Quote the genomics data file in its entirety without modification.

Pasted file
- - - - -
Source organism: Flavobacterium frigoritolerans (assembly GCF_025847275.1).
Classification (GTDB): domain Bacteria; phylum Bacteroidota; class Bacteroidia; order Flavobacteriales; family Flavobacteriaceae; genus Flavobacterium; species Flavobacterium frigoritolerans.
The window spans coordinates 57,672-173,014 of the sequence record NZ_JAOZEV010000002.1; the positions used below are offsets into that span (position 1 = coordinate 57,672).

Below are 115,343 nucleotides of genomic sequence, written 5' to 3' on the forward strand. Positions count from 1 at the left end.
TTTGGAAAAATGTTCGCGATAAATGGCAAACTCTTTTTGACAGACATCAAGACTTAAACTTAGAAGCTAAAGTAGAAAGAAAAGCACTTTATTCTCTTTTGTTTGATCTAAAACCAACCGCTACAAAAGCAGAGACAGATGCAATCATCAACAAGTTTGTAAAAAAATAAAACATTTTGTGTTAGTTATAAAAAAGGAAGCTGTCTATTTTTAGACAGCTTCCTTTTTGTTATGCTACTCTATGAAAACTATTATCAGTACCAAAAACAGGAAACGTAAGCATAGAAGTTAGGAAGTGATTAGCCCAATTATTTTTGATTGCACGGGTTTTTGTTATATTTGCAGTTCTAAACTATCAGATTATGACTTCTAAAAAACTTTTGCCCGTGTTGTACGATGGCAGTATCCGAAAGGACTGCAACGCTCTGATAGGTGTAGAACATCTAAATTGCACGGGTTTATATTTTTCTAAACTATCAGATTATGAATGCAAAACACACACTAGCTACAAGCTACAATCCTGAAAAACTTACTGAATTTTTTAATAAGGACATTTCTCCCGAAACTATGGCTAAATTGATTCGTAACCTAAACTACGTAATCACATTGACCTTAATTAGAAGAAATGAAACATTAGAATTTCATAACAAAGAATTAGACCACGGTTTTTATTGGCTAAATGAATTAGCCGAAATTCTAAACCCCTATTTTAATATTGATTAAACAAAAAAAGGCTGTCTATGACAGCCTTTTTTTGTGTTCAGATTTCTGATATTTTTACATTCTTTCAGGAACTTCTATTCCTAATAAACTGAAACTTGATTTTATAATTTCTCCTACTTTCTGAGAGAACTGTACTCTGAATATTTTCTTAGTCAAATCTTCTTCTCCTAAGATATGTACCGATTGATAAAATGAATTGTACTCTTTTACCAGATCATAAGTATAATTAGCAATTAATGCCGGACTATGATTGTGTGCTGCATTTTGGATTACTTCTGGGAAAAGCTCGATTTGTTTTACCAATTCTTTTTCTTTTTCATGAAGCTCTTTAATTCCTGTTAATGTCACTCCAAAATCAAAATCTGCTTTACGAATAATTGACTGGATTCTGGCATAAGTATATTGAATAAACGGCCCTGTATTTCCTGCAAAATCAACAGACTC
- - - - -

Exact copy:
Source organism: Flavobacterium frigoritolerans (assembly GCF_025847275.1).
Classification (GTDB): domain Bacteria; phylum Bacteroidota; class Bacteroidia; order Flavobacteriales; family Flavobacteriaceae; genus Flavobacterium; species Flavobacterium frigoritolerans.
The window spans coordinates 57,672-173,014 of the sequence record NZ_JAOZEV010000002.1; the positions used below are offsets into that span (position 1 = coordinate 57,672).

Below are 115,343 nucleotides of genomic sequence, written 5' to 3' on the forward strand. Positions count from 1 at the left end.
TTTGGAAAAATGTTCGCGATAAATGGCAAACTCTTTTTGACAGACATCAAGACTTAAACTTAGAAGCTAAAGTAGAAAGAAAAGCACTTTATTCTCTTTTGTTTGATCTAAAACCAACCGCTACAAAAGCAGAGACAGATGCAATCATCAACAAGTTTGTAAAAAAATAAAACATTTTGTGTTAGTTATAAAAAAGGAAGCTGTCTATTTTTAGACAGCTTCCTTTTTGTTATGCTACTCTATGAAAACTATTATCAGTACCAAAAACAGGAAACGTAAGCATAGAAGTTAGGAAGTGATTAGCCCAATTATTTTTGATTGCACGGGTTTTTGTTATATTTGCAGTTCTAAACTATCAGATTATGACTTCTAAAAAACTTTTGCCCGTGTTGTACGATGGCAGTATCCGAAAGGACTGCAACGCTCTGATAGGTGTAGAACATCTAAATTGCACGGGTTTATATTTTTCTAAACTATCAGATTATGAATGCAAAACACACACTAGCTACAAGCTACAATCCTGAAAAACTTACTGAATTTTTTAATAAGGACATTTCTCCCGAAACTATGGCTAAATTGATTCGTAACCTAAACTACGTAATCACATTGACCTTAATTAGAAGAAATGAAACATTAGAATTTCATAACAAAGAATTAGACCACGGTTTTTATTGGCTAAATGAATTAGCCGAAATTCTAAACCCCTATTTTAATATTGATTAAACAAAAAAAGGCTGTCTATGACAGCCTTTTTTTGTGTTCAGATTTCTGATATTTTTACATTCTTTCAGGAACTTCTATTCCTAATAAACTGAAACTTGATTTTATAATTTCTCCTACTTTCTGAGAGAACTGTACTCTGAATATTTTCTTAGTCAAATCTTCTTCTCCTAAGATATGTACCGATTGATAAAATGAATTGTACTCTTTTACCAGATCATAAGTATAATTAGCAATTAATGCCGGACTATGATTGTGTGCTGCATTTTGGATTACTTCTGGGAAAAGCTCGATTTGTTTTACCAATTCTTTTTCTTTTTCATGAAGCTCTTTAATTCCTGTTAATGTCACTCCAAAATCAAAATCTGCTTTACGAATAATTGACTGGATTCTGGCATAAGTATATTGAATAAACGGCCCTGTATTTCCTGCAAAATCAACAGACTC